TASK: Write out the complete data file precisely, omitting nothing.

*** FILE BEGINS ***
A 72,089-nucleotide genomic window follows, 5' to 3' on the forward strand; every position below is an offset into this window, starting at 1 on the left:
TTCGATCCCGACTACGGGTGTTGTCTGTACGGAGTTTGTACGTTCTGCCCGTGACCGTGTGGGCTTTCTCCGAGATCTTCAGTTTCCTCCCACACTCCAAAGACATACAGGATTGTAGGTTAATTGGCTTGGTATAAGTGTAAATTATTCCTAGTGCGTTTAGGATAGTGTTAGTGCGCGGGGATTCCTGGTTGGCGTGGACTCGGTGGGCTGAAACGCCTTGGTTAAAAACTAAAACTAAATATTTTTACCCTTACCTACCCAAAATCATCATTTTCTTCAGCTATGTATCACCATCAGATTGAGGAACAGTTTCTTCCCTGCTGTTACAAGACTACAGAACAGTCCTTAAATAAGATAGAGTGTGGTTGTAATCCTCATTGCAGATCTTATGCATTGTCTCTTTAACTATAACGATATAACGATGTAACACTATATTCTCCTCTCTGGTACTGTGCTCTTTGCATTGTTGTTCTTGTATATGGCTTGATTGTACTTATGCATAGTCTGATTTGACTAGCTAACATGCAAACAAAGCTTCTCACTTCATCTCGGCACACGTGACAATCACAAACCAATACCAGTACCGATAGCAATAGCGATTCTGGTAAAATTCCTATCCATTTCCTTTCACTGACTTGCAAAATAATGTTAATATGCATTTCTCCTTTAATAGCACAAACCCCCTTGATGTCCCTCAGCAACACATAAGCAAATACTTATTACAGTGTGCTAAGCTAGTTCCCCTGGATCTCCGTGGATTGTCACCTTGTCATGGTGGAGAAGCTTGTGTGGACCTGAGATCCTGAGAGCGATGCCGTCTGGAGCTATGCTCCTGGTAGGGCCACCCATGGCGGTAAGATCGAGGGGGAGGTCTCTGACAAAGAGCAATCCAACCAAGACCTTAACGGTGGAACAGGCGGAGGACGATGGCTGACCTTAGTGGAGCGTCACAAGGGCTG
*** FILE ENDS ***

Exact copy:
A 72,089-nucleotide genomic window follows, 5' to 3' on the forward strand; every position below is an offset into this window, starting at 1 on the left:
TTCGATCCCGACTACGGGTGTTGTCTGTACGGAGTTTGTACGTTCTGCCCGTGACCGTGTGGGCTTTCTCCGAGATCTTCAGTTTCCTCCCACACTCCAAAGACATACAGGATTGTAGGTTAATTGGCTTGGTATAAGTGTAAATTATTCCTAGTGCGTTTAGGATAGTGTTAGTGCGCGGGGATTCCTGGTTGGCGTGGACTCGGTGGGCTGAAACGCCTTGGTTAAAAACTAAAACTAAATATTTTTACCCTTACCTACCCAAAATCATCATTTTCTTCAGCTATGTATCACCATCAGATTGAGGAACAGTTTCTTCCCTGCTGTTACAAGACTACAGAACAGTCCTTAAATAAGATAGAGTGTGGTTGTAATCCTCATTGCAGATCTTATGCATTGTCTCTTTAACTATAACGATATAACGATGTAACACTATATTCTCCTCTCTGGTACTGTGCTCTTTGCATTGTTGTTCTTGTATATGGCTTGATTGTACTTATGCATAGTCTGATTTGACTAGCTAACATGCAAACAAAGCTTCTCACTTCATCTCGGCACACGTGACAATCACAAACCAATACCAGTACCGATAGCAATAGCGATTCTGGTAAAATTCCTATCCATTTCCTTTCACTGACTTGCAAAATAATGTTAATATGCATTTCTCCTTTAATAGCACAAACCCCCTTGATGTCCCTCAGCAACACATAAGCAAATACTTATTACAGTGTGCTAAGCTAGTTCCCCTGGATCTCCGTGGATTGTCACCTTGTCATGGTGGAGAAGCTTGTGTGGACCTGAGATCCTGAGAGCGATGCCGTCTGGAGCTATGCTCCTGGTAGGGCCACCCATGGCGGTAAGATCGAGGGGGAGGTCTCTGACAAAGAGCAATCCAACCAAGACCTTAACGGTGGAACAGGCGGAGGACGATGGCTGACCTTAGTGGAGCGTCACAAGGGCTG